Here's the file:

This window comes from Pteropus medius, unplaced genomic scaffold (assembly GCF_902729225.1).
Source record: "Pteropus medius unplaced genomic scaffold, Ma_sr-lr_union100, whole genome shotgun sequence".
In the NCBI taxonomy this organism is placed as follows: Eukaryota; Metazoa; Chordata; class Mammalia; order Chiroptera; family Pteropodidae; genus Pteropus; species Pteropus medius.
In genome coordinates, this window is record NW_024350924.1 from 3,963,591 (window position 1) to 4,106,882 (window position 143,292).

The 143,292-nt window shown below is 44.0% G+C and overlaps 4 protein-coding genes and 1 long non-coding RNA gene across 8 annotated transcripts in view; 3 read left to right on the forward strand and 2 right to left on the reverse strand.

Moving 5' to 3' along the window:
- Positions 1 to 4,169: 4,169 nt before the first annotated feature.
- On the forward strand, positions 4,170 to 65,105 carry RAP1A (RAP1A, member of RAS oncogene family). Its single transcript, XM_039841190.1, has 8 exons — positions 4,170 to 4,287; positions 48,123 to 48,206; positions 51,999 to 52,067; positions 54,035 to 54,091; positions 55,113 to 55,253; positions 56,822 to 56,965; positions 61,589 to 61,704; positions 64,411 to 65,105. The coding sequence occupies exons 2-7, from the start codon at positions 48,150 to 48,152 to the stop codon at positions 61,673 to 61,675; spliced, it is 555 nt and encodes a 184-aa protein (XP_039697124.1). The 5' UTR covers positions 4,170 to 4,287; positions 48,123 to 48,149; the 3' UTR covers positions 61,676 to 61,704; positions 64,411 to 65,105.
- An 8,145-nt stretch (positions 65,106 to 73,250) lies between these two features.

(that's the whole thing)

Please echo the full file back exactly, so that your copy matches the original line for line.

This window comes from Pteropus medius, unplaced genomic scaffold (assembly GCF_902729225.1).
Source record: "Pteropus medius unplaced genomic scaffold, Ma_sr-lr_union100, whole genome shotgun sequence".
In the NCBI taxonomy this organism is placed as follows: Eukaryota; Metazoa; Chordata; class Mammalia; order Chiroptera; family Pteropodidae; genus Pteropus; species Pteropus medius.
In genome coordinates, this window is record NW_024350924.1 from 3,963,591 (window position 1) to 4,106,882 (window position 143,292).

The 143,292-nt window shown below is 44.0% G+C and overlaps 4 protein-coding genes and 1 long non-coding RNA gene across 8 annotated transcripts in view; 3 read left to right on the forward strand and 2 right to left on the reverse strand.

Moving 5' to 3' along the window:
- Positions 1 to 4,169: 4,169 nt before the first annotated feature.
- On the forward strand, positions 4,170 to 65,105 carry RAP1A (RAP1A, member of RAS oncogene family). Its single transcript, XM_039841190.1, has 8 exons — positions 4,170 to 4,287; positions 48,123 to 48,206; positions 51,999 to 52,067; positions 54,035 to 54,091; positions 55,113 to 55,253; positions 56,822 to 56,965; positions 61,589 to 61,704; positions 64,411 to 65,105. The coding sequence occupies exons 2-7, from the start codon at positions 48,150 to 48,152 to the stop codon at positions 61,673 to 61,675; spliced, it is 555 nt and encodes a 184-aa protein (XP_039697124.1). The 5' UTR covers positions 4,170 to 4,287; positions 48,123 to 48,149; the 3' UTR covers positions 61,676 to 61,704; positions 64,411 to 65,105.
- An 8,145-nt stretch (positions 65,106 to 73,250) lies between these two features.